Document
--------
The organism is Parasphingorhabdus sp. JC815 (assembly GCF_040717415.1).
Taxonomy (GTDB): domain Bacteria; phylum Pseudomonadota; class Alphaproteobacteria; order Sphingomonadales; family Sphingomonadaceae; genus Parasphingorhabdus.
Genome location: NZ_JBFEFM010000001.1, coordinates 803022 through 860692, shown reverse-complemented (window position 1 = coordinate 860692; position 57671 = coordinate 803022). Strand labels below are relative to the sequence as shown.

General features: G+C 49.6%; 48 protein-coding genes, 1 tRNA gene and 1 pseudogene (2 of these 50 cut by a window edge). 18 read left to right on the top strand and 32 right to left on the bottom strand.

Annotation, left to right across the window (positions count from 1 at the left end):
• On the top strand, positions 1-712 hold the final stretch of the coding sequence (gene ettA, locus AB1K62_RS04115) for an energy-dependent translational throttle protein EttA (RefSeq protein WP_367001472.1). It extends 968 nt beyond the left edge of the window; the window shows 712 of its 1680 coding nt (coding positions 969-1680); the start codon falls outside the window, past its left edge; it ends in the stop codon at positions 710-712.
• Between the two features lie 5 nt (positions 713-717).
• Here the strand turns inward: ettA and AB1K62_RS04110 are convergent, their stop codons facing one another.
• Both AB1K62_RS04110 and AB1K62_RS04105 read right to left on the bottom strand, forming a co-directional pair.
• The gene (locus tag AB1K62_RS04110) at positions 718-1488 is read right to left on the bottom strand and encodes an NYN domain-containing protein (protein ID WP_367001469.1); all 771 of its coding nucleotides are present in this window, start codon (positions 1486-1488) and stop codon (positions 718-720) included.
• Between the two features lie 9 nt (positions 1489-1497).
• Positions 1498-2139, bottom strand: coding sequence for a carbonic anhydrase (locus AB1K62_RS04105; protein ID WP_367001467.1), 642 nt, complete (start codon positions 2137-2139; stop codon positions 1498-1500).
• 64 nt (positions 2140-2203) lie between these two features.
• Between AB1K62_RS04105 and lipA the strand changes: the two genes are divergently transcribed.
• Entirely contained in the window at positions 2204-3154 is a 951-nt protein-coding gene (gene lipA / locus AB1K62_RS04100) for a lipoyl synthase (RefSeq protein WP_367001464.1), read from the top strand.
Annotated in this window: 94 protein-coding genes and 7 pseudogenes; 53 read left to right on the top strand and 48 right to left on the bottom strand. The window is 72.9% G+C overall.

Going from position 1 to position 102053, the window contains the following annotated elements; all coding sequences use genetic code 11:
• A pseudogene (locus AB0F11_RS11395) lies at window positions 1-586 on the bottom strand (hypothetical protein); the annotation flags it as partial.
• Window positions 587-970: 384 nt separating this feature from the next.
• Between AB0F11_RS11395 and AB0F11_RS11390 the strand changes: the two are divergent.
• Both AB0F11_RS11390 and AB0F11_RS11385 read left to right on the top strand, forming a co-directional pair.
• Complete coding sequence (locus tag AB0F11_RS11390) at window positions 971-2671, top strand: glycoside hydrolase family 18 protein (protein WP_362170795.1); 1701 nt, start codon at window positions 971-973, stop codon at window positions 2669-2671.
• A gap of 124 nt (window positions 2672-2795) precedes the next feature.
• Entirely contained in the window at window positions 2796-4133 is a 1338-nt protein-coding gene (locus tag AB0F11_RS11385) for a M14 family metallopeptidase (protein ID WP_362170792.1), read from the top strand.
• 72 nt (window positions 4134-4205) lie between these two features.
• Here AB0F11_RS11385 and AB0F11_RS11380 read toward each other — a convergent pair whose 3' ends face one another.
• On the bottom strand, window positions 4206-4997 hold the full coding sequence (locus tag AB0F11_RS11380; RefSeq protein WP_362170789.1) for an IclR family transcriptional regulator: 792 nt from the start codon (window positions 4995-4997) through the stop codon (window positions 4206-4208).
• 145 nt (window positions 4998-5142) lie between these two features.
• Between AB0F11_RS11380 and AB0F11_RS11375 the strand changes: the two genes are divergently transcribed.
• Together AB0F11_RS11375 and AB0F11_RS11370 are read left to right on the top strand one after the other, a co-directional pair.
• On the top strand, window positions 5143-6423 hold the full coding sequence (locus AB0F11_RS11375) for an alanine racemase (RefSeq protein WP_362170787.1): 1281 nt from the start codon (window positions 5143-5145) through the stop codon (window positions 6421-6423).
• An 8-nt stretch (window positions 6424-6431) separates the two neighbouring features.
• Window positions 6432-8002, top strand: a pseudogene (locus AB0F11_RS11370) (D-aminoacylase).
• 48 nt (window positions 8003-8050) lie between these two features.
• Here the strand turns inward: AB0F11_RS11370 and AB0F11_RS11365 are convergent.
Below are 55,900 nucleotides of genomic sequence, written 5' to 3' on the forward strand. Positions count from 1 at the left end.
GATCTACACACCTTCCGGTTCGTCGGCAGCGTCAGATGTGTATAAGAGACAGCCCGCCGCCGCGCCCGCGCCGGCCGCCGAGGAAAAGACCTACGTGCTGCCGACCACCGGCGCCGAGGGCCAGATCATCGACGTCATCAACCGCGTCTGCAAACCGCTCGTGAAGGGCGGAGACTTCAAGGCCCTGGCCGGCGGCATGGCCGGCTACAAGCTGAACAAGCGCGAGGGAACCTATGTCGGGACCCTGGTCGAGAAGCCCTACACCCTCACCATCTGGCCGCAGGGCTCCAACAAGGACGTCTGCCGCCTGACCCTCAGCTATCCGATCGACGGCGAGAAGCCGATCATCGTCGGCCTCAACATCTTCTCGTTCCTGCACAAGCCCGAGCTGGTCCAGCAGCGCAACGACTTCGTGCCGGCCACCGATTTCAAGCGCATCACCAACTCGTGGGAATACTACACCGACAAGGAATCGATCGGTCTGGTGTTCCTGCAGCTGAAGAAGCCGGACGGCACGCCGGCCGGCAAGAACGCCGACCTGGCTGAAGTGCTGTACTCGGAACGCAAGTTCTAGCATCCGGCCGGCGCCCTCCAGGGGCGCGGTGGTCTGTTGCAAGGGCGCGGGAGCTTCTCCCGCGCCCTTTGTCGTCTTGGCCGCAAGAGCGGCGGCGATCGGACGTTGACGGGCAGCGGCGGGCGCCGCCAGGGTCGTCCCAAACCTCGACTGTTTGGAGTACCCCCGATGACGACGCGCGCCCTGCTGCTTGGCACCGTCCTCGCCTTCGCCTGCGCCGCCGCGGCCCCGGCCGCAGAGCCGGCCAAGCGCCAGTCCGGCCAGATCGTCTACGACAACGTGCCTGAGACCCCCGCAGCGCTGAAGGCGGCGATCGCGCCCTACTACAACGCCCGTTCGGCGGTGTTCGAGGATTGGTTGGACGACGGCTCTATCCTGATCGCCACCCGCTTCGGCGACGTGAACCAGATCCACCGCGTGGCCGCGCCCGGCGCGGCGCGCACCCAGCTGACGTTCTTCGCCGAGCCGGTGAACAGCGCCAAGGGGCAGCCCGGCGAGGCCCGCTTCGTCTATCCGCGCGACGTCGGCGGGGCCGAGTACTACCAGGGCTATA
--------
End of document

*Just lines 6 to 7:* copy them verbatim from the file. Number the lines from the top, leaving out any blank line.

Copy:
• On the top strand, positions 1-712 hold the final stretch of the coding sequence (gene ettA, locus AB1K62_RS04115) for an energy-dependent translational throttle protein EttA (RefSeq protein WP_367001472.1). It extends 968 nt beyond the left edge of the window; the window shows 712 of its 1680 coding nt (coding positions 969-1680); the start codon falls outside the window, past its left edge; it ends in the stop codon at positions 710-712.
• Between the two features lie 5 nt (positions 713-717).